and it's the same ground i used before for my previous system and that worked fine. Although it was much smaller
 

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Discussion Starter · #7 ·
It sounds like your positive and negative lines are backwards at some point. Or you have a poor ground. Where is your amp grounded? It should be ground no more that 18 inches away from the amp is located. Be sure your ground is direct to steel (chassis) and not to any kind of aluminum. And make sure the ground is tight, very tight. A loose ground can cause arcing which cause the device to draw an insane amount of current which will blow your fuse. If your positive and negative lines are crossed or miswired the same result can also be achieved.
I am positive that the pos and neg are correct and that the ground is good( i used that ground for my previous, but much smaller system and it worked fine)
 

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Let me move this to the electronics thread.

This is the JK general section, and it looks like you are not even talking about a JK.
 

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New to forum and Jeep Wranglers. Just bought "new to me" 2000 TJ Sport a few weeks ago and am loving it so far. Anyways, felt the need to chime in due to the nature of the request. I am an Electrical Engineer for a Japanese Consumer Electronics company here in SW Ohio. 15 years experience designing aftermarket and OEM amps and radios. From my experience, about the only thing that will blow 80A or 100A fuses like that is a direct short to GND from +B line. Could be a short within the amp....short in one/some of the amp's output FET's or in the wiring on the 4AWG line somewhere. Or hate bringing it up, but people do it all the time.....reverse the +B and GND lines somewhere. Most amps have a built in reverse battery protection diode that will immediately blow the fuse if for whatever reason the customer gets the +B and GND lines swapped upon installation. Is amp brand new or used? Could be an issue with it if used.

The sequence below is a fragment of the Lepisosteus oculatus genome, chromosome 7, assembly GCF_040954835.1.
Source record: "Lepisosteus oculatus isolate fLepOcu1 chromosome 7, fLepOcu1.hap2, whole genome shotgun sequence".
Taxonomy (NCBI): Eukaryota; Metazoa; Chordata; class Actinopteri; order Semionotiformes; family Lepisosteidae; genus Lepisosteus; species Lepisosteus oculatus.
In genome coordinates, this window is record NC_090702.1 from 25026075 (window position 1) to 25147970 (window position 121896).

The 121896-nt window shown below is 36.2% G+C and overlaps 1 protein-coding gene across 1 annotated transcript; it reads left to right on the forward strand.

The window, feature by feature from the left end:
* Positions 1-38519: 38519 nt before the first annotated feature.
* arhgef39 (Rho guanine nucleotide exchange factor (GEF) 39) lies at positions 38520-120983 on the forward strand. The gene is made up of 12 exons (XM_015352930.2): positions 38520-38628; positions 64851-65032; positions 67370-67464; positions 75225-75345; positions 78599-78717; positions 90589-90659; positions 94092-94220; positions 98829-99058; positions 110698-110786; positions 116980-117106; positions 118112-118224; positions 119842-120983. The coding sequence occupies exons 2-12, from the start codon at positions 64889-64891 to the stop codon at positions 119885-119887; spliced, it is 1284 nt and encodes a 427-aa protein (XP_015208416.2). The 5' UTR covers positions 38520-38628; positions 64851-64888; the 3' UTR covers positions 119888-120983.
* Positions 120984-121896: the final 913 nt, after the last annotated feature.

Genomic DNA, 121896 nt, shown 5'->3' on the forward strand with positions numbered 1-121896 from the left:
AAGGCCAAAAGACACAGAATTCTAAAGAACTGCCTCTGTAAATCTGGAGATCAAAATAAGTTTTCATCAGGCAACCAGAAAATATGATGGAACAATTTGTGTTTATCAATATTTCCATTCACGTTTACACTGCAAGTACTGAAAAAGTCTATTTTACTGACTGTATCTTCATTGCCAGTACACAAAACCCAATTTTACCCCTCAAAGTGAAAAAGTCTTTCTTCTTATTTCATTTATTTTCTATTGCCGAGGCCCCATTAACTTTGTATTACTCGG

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Discussion Starter · #10 ·
New to forum and Jeep Wranglers. Just bought "new to me" 2000 TJ Sport a few weeks ago and am loving it so far. Anyways, felt the need to chime in due to the nature of the request. I am an Electrical Engineer for Japanese Consumer Electronics company here in SW Ohio. 15 years experience designing aftermarket and OEM amps and radios. From my experience, about the only thing that will blow 80A or 100A fuses like that is a direct short to GND from +B line. Could be a short within the amp....short in one/some of the amp's output FET's or in the wiring on the 4AWG line somewhere. Or hate bringing it up, but people do it all the time.....reverse the +B and GND lines somewhere. Most amps have a built in reverse battery protection diode that will immediately blow the fuse if for whatever reason the customer gets the +B and GND lines swapped upon installation. Is amp brand new or used? Could be an issue with it if used.